Additionally, gather documentation related to real estate properties, such as property deeds, mortgage statements, and appraisals. Property division is a significant aspect of many legal matters, and having clear documentation of property ownership and valuations is essential for a fair settlement.

Tax returns for the past several years are also crucial. They provide a comprehensive overview of your income, deductions, and potential tax liabilities, which can significantly impact financial negotiations during the process. 

Furthermore, any relevant legal documents, such as prenuptial agreements, postnuptial agreements, or documentation of previous legal proceedings, should be included in your collection. These documents may contain provisions or agreements that affect the final settlement or legal rights of the parties involved.

Planning For What To Expect in Your Georgia Divorce

If your marriage was quick without children or property involved, this stage of the preparation process should be less taxing. However, if your marriage lasted many years, including having children or buying property, there are more matters to determine if the marriage ends. 

House and Property Division in Georgia

One of the most significant concerns while preparing to file for divorce in Georgia is the fate of the marital home and other properties. In Georgia, equitable distribution laws govern property division, which means assets are divided fairly but not necessarily equally. Factors such as the contributions of each spouse, the behavior of each spouse during the divorce process, future financial needs of each spouse, and any evidence of misconduct resulting in the waste of assets by either spouse. It’s essential to gather documentation of all properties, including deeds, mortgage statements, and appraisals, to facilitate a fair division.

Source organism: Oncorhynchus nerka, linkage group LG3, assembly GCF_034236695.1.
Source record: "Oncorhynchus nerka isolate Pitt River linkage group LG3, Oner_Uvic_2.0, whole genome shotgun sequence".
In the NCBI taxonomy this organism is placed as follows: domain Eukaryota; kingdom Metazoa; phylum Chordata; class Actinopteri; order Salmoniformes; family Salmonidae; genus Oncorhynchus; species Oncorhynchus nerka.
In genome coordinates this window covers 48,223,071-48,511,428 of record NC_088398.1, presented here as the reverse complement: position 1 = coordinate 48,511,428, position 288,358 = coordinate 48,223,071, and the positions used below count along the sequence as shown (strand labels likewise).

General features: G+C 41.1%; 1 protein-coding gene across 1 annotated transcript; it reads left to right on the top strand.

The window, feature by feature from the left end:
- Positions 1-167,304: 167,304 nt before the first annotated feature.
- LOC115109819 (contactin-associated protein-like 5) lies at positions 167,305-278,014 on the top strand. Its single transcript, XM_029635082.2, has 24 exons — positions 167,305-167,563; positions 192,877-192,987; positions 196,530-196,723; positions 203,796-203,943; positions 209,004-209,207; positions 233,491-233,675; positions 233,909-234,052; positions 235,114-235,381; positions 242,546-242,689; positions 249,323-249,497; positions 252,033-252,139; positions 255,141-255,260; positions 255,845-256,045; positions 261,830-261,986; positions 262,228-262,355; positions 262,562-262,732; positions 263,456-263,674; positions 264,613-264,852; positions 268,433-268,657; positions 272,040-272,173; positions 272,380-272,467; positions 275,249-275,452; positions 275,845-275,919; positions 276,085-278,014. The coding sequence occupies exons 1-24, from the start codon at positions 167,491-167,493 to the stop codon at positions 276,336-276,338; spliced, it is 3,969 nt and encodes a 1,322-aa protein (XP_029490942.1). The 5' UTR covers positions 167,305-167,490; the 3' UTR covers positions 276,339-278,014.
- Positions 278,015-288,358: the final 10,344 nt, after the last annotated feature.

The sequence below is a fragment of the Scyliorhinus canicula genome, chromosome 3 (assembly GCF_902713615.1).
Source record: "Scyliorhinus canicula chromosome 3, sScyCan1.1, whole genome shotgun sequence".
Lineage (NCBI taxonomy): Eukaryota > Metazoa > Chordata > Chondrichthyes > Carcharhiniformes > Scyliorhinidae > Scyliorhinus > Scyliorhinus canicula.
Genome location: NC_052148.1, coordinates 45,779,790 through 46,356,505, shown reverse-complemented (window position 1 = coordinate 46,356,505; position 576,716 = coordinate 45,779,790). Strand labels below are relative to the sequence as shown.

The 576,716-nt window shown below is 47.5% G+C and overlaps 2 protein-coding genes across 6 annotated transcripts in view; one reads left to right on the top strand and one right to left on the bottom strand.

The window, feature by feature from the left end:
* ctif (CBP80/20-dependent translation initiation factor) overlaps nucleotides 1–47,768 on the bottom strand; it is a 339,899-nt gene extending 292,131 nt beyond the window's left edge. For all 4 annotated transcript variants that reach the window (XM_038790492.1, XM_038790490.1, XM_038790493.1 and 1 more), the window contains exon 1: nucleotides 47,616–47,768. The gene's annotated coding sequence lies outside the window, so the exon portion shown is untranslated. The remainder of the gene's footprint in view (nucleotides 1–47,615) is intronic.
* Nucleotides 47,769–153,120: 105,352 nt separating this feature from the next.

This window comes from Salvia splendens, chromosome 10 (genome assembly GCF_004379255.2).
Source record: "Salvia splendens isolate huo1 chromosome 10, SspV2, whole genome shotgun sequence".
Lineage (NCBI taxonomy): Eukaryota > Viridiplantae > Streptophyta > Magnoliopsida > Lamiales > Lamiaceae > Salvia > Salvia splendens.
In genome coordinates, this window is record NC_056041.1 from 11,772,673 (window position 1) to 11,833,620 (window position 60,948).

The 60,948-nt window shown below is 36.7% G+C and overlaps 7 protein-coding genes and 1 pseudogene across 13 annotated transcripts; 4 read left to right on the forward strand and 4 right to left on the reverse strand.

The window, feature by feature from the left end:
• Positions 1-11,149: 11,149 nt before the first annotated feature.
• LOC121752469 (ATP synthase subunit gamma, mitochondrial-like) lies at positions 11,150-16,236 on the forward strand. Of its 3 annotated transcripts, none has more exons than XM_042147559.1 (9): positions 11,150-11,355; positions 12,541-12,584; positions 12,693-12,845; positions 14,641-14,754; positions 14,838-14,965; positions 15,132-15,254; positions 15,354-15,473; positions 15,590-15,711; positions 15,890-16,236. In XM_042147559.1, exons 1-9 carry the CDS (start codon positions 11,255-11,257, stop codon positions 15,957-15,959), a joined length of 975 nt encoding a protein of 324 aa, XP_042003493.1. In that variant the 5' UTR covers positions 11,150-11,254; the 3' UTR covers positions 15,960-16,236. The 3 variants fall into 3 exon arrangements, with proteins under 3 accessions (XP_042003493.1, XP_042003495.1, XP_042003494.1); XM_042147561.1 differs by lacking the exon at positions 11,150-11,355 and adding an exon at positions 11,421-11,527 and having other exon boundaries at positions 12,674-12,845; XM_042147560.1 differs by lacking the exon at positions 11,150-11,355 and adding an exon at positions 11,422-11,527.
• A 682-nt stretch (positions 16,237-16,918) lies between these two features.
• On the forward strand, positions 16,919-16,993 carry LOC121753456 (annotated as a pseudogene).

Georgia Child Custody

In Georgia, the court prioritizes the best interests of the child when determining custody. Factors such as parental fitness, stability, and the child’s preferences (if they are of sufficient age) are taken into account. Parents may opt for joint custody or sole custody arrangements, depending on the circumstances. Researching the types of custody and preparing a parenting plan can help streamline the process and advocate for the well-being of your children.

Child Support

Child support is another critical consideration in family law cases involving children. Georgia utilizes child support guidelines that consider factors such as parental income, child-rearing expenses, and healthcare needs. Calculating child support obligations accurately is crucial for ensuring the financial support of the children after the split. Consulting with a family law attorney can help you understand how child support will impact your case. 


Alimony, also known as spousal support, may be awarded in Georgia divorces to provide financial assistance to a dependent spouse. Factors such as the length of the marriage, financial needs, and earning capacities of each spouse are considered when determining permanent spousal support or alimony awards. Exploring the types of alimony available, such as temporary or permanent, can help you prepare for the financial adjustments you’ll need to make after the divorce.

Next Steps To File For Divorce in Georgia 

Once you determine that you are eligible and have grounds for a divorce in Georgia, proceed to prepare the appropriate documents and consider how entwined both parties are. This is often the phase where it is helpful to start consulting with a divorce and family law attorney so you can navigate the process with greater confidence and clarity. 

The experienced legal team at Vayman & Teitelbaum, P.C. has the tools to help you through your divorce and related needs in Georgia.

Contact us by email or call us at 678-736-7700 to get started today!